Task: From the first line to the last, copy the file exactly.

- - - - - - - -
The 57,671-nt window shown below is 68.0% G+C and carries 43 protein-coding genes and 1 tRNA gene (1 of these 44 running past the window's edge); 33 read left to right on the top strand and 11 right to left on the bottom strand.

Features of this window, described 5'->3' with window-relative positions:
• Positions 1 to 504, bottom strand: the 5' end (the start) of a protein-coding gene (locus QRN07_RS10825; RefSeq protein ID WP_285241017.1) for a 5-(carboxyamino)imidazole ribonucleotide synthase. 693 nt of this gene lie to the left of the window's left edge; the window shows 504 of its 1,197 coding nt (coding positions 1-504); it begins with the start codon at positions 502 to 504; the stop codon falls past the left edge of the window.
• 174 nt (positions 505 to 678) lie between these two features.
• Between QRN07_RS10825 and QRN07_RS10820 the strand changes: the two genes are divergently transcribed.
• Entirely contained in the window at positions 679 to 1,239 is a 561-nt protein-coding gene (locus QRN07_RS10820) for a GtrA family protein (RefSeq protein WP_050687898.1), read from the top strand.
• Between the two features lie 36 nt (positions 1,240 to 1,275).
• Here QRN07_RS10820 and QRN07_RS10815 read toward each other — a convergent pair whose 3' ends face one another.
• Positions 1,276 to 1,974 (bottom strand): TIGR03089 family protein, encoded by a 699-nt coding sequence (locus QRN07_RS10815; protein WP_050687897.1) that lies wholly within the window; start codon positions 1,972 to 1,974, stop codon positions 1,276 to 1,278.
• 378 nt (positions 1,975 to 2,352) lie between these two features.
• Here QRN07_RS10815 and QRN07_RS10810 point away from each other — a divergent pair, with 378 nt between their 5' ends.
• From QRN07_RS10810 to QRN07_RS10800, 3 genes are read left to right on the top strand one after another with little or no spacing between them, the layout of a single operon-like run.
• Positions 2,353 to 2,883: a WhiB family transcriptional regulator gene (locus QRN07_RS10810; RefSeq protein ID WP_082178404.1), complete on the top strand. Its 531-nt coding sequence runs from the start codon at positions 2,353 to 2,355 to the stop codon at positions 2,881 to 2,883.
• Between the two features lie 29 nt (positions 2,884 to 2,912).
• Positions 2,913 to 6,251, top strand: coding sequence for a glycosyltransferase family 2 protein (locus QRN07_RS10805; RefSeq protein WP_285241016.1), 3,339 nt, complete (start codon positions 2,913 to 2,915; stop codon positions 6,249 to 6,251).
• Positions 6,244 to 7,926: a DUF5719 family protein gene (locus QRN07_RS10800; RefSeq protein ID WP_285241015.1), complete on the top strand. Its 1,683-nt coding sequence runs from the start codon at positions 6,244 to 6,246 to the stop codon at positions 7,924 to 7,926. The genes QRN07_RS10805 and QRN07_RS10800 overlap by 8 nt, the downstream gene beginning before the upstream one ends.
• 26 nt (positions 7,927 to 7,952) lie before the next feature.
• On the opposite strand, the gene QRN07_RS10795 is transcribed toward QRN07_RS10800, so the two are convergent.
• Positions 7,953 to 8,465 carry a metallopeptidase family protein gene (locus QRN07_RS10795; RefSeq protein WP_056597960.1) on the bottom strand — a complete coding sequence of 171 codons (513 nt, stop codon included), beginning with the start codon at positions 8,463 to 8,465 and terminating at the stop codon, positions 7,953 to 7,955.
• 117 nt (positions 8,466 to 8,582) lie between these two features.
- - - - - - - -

The 57,671-nt window shown below is 68.0% G+C and carries 43 protein-coding genes and 1 tRNA gene (1 of these 44 running past the window's edge); 33 read left to right on the top strand and 11 right to left on the bottom strand.

Features of this window, described 5'->3' with window-relative positions:
• Positions 1 to 504, bottom strand: the 5' end (the start) of a protein-coding gene (locus QRN07_RS10825; RefSeq protein ID WP_285241017.1) for a 5-(carboxyamino)imidazole ribonucleotide synthase. 693 nt of this gene lie to the left of the window's left edge; the window shows 504 of its 1,197 coding nt (coding positions 1-504); it begins with the start codon at positions 502 to 504; the stop codon falls past the left edge of the window.
• 174 nt (positions 505 to 678) lie between these two features.
• Between QRN07_RS10825 and QRN07_RS10820 the strand changes: the two genes are divergently transcribed.
• Entirely contained in the window at positions 679 to 1,239 is a 561-nt protein-coding gene (locus QRN07_RS10820) for a GtrA family protein (RefSeq protein WP_050687898.1), read from the top strand.
• Between the two features lie 36 nt (positions 1,240 to 1,275).
• Here QRN07_RS10820 and QRN07_RS10815 read toward each other — a convergent pair whose 3' ends face one another.
• Positions 1,276 to 1,974 (bottom strand): TIGR03089 family protein, encoded by a 699-nt coding sequence (locus QRN07_RS10815; protein WP_050687897.1) that lies wholly within the window; start codon positions 1,972 to 1,974, stop codon positions 1,276 to 1,278.
• 378 nt (positions 1,975 to 2,352) lie between these two features.
• Here QRN07_RS10815 and QRN07_RS10810 point away from each other — a divergent pair, with 378 nt between their 5' ends.
• From QRN07_RS10810 to QRN07_RS10800, 3 genes are read left to right on the top strand one after another with little or no spacing between them, the layout of a single operon-like run.
• Positions 2,353 to 2,883: a WhiB family transcriptional regulator gene (locus QRN07_RS10810; RefSeq protein ID WP_082178404.1), complete on the top strand. Its 531-nt coding sequence runs from the start codon at positions 2,353 to 2,355 to the stop codon at positions 2,881 to 2,883.
• Between the two features lie 29 nt (positions 2,884 to 2,912).
• Positions 2,913 to 6,251, top strand: coding sequence for a glycosyltransferase family 2 protein (locus QRN07_RS10805; RefSeq protein WP_285241016.1), 3,339 nt, complete (start codon positions 2,913 to 2,915; stop codon positions 6,249 to 6,251).
• Positions 6,244 to 7,926: a DUF5719 family protein gene (locus QRN07_RS10800; RefSeq protein ID WP_285241015.1), complete on the top strand. Its 1,683-nt coding sequence runs from the start codon at positions 6,244 to 6,246 to the stop codon at positions 7,924 to 7,926. The genes QRN07_RS10805 and QRN07_RS10800 overlap by 8 nt, the downstream gene beginning before the upstream one ends.
• 26 nt (positions 7,927 to 7,952) lie before the next feature.
• On the opposite strand, the gene QRN07_RS10795 is transcribed toward QRN07_RS10800, so the two are convergent.
• Positions 7,953 to 8,465 carry a metallopeptidase family protein gene (locus QRN07_RS10795; RefSeq protein WP_056597960.1) on the bottom strand — a complete coding sequence of 171 codons (513 nt, stop codon included), beginning with the start codon at positions 8,463 to 8,465 and terminating at the stop codon, positions 7,953 to 7,955.
• 117 nt (positions 8,466 to 8,582) lie between these two features.